Money & Divorce: The financial lifeguard Christine Luken talks about her new program, Financial Dignity After Divorce, plus 14 money mistakes to avoid during a divorce, how much the average couple will spend on healthcare costs in retirement, and with all this market volatility, is your 401(k) safe? And the fellas answer questions buying a house with cash vs investing in a mutual fund and paying into Social Security after you quit working so you can max out your benefit.
- (01:34) Here’s How Much the Average Couple Will Spend on Healthcare Costs in Retirement
- (05:27) Financial Dignity After Divorce with Christine Luken
- (14:32) Big Al’s List: 14 Money Mistakes to Avoid During a Divorce
- (23:47) Email Bag: I inherited $180,000 and want to buy a house. Should I pay cash or invest in a mutual fund? If I retire at 62, can I still pay into Social Security until I’m 65 or 66 to maximize my withdrawals?
- (34:28) How Safe is Your 401(k)?
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Money is like the third person in your relationship. And even though you and your ex have split, you and money are still together forever. And so it’s very important that you repair that relationship with your money. Because whether you get married again or not, like I said, you’ve still got a relationship with money and you’re still going to need to interact with money. So it’s very important that you productively deal with these negative emotions. – Christine Luken, the Financial Lifeguard
That’s the Financial Lifeguard, Christine Luken. It’s Your Money, Your Divorce today on Your Money, Your Wealth® as Christine talks about the money mistakes we make during and after divorce and how to recover financial dignity when the dust settles. Plus, how much will the average couple spend on healthcare costs in retirement, and with all this market volatility, is your 401(k) safe? And the fellas answer questions buying a house with cash vs investing in a mutual fund and paying into Social Security after you quit working so you can max out your benefit. Don’t try that in this country because it won’t work and you may indeed end up divorced! Now, a guy who may never marry and another who’s lucky enough to have zero experience with divorce, here are Joe Anderson, CFP®, and Big Al Clopine, CPA.
AC: You know, I was kind of interested to see this: here’s how much the average couple will spend on health care and retirement. And alongside that, a recent study with the Employee Benefit Research Institute. I’ll start with EBRI: they found that 80% of retirees are very or somewhat confident in their ability to cover basic expenses. But then it goes on: in 2018. I guess they didn’t ask them, “what do you think about 20 years from now?” (laughs) And that was compared to 85% in 2017. So we slipped a little bit. But then they found some holes, because of how people think about their finances and what reality is. So what they found was that…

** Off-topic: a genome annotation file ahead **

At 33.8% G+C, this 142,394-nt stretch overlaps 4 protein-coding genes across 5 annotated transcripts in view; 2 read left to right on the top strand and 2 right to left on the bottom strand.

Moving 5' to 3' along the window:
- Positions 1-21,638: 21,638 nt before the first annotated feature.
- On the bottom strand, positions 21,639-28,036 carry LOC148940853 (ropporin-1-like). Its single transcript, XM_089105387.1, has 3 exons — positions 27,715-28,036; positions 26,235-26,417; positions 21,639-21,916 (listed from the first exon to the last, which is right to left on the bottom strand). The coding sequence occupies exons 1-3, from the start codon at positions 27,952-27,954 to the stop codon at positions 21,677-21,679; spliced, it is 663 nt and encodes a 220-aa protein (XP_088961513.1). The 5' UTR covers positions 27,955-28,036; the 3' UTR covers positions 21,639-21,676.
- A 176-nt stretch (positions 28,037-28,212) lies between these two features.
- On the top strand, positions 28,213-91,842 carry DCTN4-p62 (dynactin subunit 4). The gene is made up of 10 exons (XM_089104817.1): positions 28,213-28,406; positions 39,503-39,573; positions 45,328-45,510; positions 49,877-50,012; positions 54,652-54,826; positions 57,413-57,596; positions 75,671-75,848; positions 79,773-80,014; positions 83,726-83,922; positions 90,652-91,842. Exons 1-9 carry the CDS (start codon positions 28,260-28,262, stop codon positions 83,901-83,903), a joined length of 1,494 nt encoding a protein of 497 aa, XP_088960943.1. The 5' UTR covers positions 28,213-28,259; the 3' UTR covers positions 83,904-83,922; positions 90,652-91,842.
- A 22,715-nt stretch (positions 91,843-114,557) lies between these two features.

JA: 40 some odd percent figured out how much they need?
AC: Well about 50% had not even considered health care cost. In other words, that was not plugged into their thinking process. And at the same time, Fidelity sort of does this every year. They look at what a 65-year-old couple, what they’re going to spend in retirement over their remaining years. And this year’s $280,000, which sounds like a shocking number, and it’s a big number to be sure. Because a lot of people think Medicare covers everything, but it doesn’t. So what this $280,000 is inclusive of is premiums for Part B and Part D, in terms of Medicare, out-of-pocket costs for deductibles, costs that Medicare don’t include, some of the drugs that Medicare doesn’t include, and then certain services and devices that Medicare doesn’t include, like hearing aids. That’s inclusive of here. And what they did is they said well, the average lifespan of a male is to 87…
JA: So yeah, they’re saying $280,000, and so I think sometimes people think, “wow, $280,000. Do I need an additional $280,000 on top of my savings?” I think it probably boils down to additional $400 a month.
AC: Yeah, it’s $6,000 a year. So you’re pretty close. About $500 a month. For women, the average life expectancy is 89. So if you take $280,000 divided by 46 years, between male and female, that works out to $6,000 per year. That’s actually a more accurate way to think about this, but it’s not as sensational.